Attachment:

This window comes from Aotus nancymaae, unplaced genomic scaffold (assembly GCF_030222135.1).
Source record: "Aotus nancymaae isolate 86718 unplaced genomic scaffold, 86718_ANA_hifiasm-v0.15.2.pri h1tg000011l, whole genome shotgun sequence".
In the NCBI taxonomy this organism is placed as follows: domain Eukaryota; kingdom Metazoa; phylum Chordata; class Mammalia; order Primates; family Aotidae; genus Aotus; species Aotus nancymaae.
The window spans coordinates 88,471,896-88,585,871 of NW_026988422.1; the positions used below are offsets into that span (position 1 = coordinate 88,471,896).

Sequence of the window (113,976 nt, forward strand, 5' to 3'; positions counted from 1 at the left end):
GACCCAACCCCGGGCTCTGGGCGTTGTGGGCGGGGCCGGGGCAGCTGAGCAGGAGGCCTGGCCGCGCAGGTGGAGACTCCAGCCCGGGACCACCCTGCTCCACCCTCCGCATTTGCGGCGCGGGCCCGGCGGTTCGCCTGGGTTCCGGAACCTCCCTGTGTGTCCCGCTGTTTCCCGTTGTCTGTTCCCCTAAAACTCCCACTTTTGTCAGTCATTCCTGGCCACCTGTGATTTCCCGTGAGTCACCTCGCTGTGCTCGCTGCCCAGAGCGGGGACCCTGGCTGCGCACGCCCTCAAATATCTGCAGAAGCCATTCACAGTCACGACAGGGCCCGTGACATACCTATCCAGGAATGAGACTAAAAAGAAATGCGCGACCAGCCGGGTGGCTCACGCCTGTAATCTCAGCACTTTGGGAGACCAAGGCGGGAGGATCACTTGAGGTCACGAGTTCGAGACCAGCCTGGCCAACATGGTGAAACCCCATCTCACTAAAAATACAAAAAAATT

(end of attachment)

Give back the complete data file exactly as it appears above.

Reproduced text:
This window comes from Aotus nancymaae, unplaced genomic scaffold (assembly GCF_030222135.1).
Source record: "Aotus nancymaae isolate 86718 unplaced genomic scaffold, 86718_ANA_hifiasm-v0.15.2.pri h1tg000011l, whole genome shotgun sequence".
In the NCBI taxonomy this organism is placed as follows: domain Eukaryota; kingdom Metazoa; phylum Chordata; class Mammalia; order Primates; family Aotidae; genus Aotus; species Aotus nancymaae.
The window spans coordinates 88,471,896-88,585,871 of NW_026988422.1; the positions used below are offsets into that span (position 1 = coordinate 88,471,896).

Sequence of the window (113,976 nt, forward strand, 5' to 3'; positions counted from 1 at the left end):
GACCCAACCCCGGGCTCTGGGCGTTGTGGGCGGGGCCGGGGCAGCTGAGCAGGAGGCCTGGCCGCGCAGGTGGAGACTCCAGCCCGGGACCACCCTGCTCCACCCTCCGCATTTGCGGCGCGGGCCCGGCGGTTCGCCTGGGTTCCGGAACCTCCCTGTGTGTCCCGCTGTTTCCCGTTGTCTGTTCCCCTAAAACTCCCACTTTTGTCAGTCATTCCTGGCCACCTGTGATTTCCCGTGAGTCACCTCGCTGTGCTCGCTGCCCAGAGCGGGGACCCTGGCTGCGCACGCCCTCAAATATCTGCAGAAGCCATTCACAGTCACGACAGGGCCCGTGACATACCTATCCAGGAATGAGACTAAAAAGAAATGCGCGACCAGCCGGGTGGCTCACGCCTGTAATCTCAGCACTTTGGGAGACCAAGGCGGGAGGATCACTTGAGGTCACGAGTTCGAGACCAGCCTGGCCAACATGGTGAAACCCCATCTCACTAAAAATACAAAAAAATT